Jason OMahony - Irish political blogger, Irish politics, EU politics
 

An Occasional Guide to Irish Politics: Treasonous Potato Syndrome.

Look at them plotting against us. Bastards.

Look at them plotting against us. Bastards.

It’s the potatoes, and you can see it when there’s a public demo in favour of a nominally disgraced public figure. Many of the people who march in favour of disgraced TDs or businesspeople are decent, good and honest people. Moreover, they believe in that great social glue that has made this country not the worst place in the world to live: loyalty. They do not see the cold hard facts of someone else’s money, in amounts incalculable to the ordinary individual, being misappropriated, but instead the very human story of a person who has shown them kindness or assisted them in a time of need being persecuted by faceless powerful figures who aren’t from the area. It is the classic Irish story, and it draws from the deepest well of our culture, the one with the sign labelled “dem fellas who are out to get us”.

From the Vikings to the cursed Brits to our own potato betraying us, ours is a story of forces beyond our control putting the boot in. Michael McDowell commented recently about a country that is very big on demanding rights from our institutions, yet also believes it is perfectly acceptable to decide which taxes and laws one will choose to honour. Many of the same people, without any malice, who defend those businesspeople and politicians from globally-accepted standards of law enforcement also demand that the banking system which holds their savings be protected to globally-accepted standards, and see no contradiction.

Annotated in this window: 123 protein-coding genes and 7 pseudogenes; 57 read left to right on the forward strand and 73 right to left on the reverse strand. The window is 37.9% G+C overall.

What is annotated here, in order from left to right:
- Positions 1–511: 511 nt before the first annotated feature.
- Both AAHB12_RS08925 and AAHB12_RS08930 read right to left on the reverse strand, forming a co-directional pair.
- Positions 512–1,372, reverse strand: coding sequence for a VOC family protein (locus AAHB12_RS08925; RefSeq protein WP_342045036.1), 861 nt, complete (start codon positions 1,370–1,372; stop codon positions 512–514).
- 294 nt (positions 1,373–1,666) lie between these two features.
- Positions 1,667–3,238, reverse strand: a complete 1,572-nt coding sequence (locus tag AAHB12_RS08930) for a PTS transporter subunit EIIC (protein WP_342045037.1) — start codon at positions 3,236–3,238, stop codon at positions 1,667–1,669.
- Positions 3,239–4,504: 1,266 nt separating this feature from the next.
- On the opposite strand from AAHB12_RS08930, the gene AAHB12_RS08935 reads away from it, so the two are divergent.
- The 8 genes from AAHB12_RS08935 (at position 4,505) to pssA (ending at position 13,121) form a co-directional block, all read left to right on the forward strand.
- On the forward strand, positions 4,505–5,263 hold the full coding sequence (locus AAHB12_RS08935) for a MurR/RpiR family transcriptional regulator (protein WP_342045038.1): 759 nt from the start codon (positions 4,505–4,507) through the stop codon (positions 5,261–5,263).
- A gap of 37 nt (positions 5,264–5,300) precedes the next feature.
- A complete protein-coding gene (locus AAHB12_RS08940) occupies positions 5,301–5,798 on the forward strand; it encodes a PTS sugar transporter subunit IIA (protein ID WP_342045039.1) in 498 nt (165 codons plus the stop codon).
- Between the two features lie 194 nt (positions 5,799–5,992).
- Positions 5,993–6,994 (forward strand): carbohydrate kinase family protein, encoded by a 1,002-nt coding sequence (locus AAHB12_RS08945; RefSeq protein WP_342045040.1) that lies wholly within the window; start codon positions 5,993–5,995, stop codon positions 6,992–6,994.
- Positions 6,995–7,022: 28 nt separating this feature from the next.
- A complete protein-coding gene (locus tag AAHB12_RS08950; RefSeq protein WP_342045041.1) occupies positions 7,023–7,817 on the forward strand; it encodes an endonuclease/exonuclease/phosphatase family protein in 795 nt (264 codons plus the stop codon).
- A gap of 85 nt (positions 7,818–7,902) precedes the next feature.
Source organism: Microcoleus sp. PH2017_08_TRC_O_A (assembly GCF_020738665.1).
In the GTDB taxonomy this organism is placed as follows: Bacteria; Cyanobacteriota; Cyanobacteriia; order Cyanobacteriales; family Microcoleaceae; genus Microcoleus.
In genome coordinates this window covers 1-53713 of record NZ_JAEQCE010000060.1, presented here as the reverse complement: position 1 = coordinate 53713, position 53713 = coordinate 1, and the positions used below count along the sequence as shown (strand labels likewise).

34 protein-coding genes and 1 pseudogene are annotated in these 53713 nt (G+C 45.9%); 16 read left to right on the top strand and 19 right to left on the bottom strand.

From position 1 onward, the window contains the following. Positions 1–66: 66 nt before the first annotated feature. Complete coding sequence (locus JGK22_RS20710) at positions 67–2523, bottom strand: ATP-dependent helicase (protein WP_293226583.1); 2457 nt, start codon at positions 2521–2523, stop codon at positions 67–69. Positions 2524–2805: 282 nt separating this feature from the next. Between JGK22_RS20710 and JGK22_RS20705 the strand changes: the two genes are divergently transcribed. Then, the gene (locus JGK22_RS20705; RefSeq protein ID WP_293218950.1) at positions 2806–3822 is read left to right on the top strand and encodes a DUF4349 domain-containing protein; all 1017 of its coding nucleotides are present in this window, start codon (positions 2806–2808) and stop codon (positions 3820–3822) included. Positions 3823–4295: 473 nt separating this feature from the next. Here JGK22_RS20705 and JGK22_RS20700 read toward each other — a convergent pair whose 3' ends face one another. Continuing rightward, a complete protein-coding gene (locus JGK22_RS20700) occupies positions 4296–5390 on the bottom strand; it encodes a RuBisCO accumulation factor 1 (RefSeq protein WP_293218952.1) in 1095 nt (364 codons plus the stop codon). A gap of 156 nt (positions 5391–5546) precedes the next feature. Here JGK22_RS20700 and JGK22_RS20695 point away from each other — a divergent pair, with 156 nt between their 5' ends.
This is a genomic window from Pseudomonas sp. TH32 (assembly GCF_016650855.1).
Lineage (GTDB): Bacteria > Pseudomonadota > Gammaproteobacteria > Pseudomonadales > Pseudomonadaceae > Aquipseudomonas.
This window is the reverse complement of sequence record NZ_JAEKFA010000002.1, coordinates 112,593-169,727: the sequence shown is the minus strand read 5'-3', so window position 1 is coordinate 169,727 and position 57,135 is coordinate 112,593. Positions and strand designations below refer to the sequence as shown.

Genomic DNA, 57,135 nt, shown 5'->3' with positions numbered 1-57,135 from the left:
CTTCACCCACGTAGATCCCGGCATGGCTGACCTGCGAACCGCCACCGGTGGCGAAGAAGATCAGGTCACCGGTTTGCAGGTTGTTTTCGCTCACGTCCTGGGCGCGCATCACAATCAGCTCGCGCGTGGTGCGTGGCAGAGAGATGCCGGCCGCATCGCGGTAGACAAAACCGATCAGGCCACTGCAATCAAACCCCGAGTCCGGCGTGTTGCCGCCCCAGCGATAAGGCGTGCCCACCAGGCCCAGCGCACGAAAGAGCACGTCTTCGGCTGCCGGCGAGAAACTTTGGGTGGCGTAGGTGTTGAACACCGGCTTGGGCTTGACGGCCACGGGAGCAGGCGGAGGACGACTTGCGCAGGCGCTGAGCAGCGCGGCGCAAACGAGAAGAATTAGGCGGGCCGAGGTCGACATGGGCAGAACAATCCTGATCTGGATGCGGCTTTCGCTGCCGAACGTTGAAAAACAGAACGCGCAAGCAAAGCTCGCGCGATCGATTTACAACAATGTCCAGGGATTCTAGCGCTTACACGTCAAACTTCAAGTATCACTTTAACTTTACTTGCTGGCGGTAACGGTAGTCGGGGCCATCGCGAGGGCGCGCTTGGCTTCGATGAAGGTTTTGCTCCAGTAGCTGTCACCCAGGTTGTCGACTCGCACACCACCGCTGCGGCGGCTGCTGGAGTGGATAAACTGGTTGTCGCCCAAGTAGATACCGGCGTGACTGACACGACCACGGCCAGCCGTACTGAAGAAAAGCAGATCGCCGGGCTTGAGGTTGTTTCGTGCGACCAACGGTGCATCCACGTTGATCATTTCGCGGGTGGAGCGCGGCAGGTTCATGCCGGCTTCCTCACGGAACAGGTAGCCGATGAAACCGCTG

Why is this? The answer is straightforward enough. From British Rule to today, the Irish people have conspired with their elected leaders to create a society where we are all victims and thus not responsible for our actions. We elect nearly 2000 public officials paid from money taken from our wages, and yet have no problem with nearly all those same elected officials all blaming other publicly funded (but non-elected) officials for decisions that affect our daily lives. Other more logic-centred societies would ask what do we need 2000 powerless public officials for, but not us. We are quite happy with the publicly funded wailer, the Whinger-In-Office, to confirm our hard-wired DNA level paranoia that “You’re damn right! It IS those fellas in Dublin or the EU or the Financial Regulator who is screwing you over!” rather than distill measured options about the choices facing our country into options for debate.

Bitterness and betrayal is much easier to savour than the examining of sacrifice. What do you expect from a country that holds a grudge against a vegetable.

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